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At this moment of misunderstanding in Guyana about a matter as vital as life and death, it seems to me important that we should all try to do what we can. In writing this letter, I will aim at fairness, because I know that over 90% of my fellow Guyanese want to be fair. That is something I think we all have in common.
The last time I asked a simple question about the withdrawal of a case against an official, a columnist, using a pen name, called me an interesting fellow, stated my age and said, “he has race on the brain.” In spite of that response from one I know to be highly educated, or rather schooled, above my level, I may have to pose a few questions.
From what I hear on radio from Guyana, there is strong feeling not against vaccines, but against being compelled directly or indirectly to take them. This feeling against what appears to be compulsion is present in every human society reported in the news.
If we are public figures, we need to cultivate the self-respect and respect for others that would allow us to admit blunders and rely on the fairness and commonsense of most Guyanese. As it appears to me now, the flash point of disagreement in Guyana is around the question of how to encourage more and more members of the population to choose vaccines as an emergency safeguard when the bulk of the population is unvaccinated against the present virus and its variance, like Delta.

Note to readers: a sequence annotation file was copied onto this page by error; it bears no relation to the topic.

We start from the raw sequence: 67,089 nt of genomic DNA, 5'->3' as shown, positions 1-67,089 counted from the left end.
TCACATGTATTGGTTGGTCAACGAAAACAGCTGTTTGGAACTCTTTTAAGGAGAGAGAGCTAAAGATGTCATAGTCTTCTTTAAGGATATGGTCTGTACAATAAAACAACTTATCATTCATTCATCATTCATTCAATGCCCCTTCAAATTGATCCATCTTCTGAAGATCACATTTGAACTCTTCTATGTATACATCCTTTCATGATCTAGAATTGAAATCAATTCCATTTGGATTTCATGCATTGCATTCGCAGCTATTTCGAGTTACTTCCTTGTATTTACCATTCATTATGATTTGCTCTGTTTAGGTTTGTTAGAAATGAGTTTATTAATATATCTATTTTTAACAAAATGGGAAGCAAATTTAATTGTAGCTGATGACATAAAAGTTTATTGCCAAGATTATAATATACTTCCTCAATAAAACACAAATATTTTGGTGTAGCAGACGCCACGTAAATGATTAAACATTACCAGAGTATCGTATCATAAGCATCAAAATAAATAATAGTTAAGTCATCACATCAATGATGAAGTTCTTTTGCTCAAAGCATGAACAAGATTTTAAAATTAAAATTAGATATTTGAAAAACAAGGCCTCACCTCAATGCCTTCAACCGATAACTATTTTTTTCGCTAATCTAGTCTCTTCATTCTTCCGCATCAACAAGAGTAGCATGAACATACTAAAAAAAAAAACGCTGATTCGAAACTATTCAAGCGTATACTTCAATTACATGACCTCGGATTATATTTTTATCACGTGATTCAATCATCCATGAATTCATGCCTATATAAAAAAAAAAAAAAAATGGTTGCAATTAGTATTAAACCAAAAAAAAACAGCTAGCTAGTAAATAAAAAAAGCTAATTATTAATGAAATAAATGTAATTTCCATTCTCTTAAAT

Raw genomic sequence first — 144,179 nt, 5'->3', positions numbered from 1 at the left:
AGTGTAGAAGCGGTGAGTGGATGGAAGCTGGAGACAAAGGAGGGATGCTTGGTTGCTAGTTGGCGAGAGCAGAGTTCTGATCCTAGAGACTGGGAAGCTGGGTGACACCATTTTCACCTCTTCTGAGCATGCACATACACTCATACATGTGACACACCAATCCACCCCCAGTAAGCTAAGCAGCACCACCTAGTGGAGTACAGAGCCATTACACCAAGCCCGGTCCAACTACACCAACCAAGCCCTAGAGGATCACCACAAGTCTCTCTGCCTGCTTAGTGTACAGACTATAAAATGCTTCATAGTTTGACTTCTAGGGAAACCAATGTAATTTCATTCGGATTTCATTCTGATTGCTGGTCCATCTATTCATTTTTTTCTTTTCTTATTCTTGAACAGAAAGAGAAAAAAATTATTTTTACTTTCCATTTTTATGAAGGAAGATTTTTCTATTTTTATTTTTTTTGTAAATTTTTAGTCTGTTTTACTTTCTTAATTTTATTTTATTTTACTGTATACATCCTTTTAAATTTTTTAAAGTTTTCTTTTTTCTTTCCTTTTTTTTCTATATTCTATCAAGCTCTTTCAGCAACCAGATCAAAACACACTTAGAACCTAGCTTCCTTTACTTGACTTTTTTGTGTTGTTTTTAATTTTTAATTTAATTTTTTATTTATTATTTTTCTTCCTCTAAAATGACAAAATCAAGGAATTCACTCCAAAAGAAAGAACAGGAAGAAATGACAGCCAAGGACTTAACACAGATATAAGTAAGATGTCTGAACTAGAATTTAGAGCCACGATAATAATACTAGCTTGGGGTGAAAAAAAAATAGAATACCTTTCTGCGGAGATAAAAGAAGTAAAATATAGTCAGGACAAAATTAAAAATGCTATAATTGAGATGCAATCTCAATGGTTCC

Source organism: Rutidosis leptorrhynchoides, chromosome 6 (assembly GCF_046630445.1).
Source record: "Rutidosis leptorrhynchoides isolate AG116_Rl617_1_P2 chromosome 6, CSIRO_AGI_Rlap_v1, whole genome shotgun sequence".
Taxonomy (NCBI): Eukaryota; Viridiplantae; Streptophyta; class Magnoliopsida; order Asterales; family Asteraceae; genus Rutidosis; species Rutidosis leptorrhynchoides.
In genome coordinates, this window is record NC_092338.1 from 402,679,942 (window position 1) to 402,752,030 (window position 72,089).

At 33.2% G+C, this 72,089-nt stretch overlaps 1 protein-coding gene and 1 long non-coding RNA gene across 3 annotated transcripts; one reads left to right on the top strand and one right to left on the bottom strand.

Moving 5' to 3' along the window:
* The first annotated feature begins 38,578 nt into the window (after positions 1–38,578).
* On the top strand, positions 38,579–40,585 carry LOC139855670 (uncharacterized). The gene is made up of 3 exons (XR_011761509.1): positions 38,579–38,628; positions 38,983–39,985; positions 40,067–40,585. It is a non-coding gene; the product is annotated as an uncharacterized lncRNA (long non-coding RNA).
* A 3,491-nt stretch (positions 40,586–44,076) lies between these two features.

News source reported on or about August 25, 2021 that the Government of Barbados had arranged a national consultation on the question of mandatory vaccination. It also reported that the Prime Minister, Ms. Mottley, had declared that her Government did not favour mandatory vaccination. She also said that it was the duty of the Government not only to keep the country safe, but also to keep it united. We do not know what the future holds, but the approach in Barbados seems likely to avoid the clashes like those on the Wismar/McKenzie Bridge and those in Georgetown near the Ministry of Education.
In Guyana, there is no news of a planned period of consultation between the Government and citizens affected by its management of the pandemic. Unfortunately, a basic right, like freedom of assembly, has been reported as breached by police action.
The political culture at work in Barbados in approaching differences may owe its quality to the fact that the Prime Minister is a woman, and one who has not lost respect for her fellow citizens and their rights. Reports from Guyana suggests that the society can gain much from a period of intensive public education about vaccines and pandemics and from a period of what is called in Barbados “National Consultation.” Please note that this is not a request for power sharing, but simply a request to adopt best practices and to follow the spirit of the Constitution.